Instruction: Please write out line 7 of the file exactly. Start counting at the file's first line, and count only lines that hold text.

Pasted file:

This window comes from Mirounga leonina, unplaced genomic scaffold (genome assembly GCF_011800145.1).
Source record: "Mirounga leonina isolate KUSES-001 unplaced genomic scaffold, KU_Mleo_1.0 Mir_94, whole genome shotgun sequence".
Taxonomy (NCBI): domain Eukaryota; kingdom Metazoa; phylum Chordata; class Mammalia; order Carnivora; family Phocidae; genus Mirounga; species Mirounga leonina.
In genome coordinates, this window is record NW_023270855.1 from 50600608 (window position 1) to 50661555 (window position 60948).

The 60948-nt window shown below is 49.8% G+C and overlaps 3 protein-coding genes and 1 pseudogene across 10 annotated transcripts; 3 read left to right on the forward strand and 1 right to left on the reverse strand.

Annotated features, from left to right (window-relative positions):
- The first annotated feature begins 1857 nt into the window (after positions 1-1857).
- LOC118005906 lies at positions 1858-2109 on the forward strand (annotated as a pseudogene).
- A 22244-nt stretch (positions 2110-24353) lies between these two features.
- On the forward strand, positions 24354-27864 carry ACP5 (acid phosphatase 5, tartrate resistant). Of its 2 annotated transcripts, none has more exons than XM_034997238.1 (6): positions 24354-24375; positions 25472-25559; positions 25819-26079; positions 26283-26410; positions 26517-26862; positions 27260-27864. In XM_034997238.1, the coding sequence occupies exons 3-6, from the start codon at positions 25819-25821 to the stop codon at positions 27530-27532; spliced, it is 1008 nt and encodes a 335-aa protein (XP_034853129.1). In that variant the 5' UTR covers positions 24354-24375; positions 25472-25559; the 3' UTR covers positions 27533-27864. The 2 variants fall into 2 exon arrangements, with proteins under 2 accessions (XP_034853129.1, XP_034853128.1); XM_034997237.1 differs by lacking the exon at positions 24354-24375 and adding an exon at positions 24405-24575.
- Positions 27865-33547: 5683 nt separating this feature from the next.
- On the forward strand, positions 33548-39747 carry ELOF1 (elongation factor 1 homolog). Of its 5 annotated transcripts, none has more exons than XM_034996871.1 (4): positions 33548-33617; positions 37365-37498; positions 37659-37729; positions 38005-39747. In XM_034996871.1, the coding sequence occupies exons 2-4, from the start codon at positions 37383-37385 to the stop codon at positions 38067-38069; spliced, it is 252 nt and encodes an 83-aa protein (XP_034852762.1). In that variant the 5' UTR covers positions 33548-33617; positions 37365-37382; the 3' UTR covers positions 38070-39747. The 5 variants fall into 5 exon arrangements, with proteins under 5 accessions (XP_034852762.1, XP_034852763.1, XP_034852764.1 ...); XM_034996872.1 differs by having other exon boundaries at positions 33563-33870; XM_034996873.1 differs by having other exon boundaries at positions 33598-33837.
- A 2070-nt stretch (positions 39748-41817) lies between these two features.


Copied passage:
- The first annotated feature begins 1857 nt into the window (after positions 1-1857).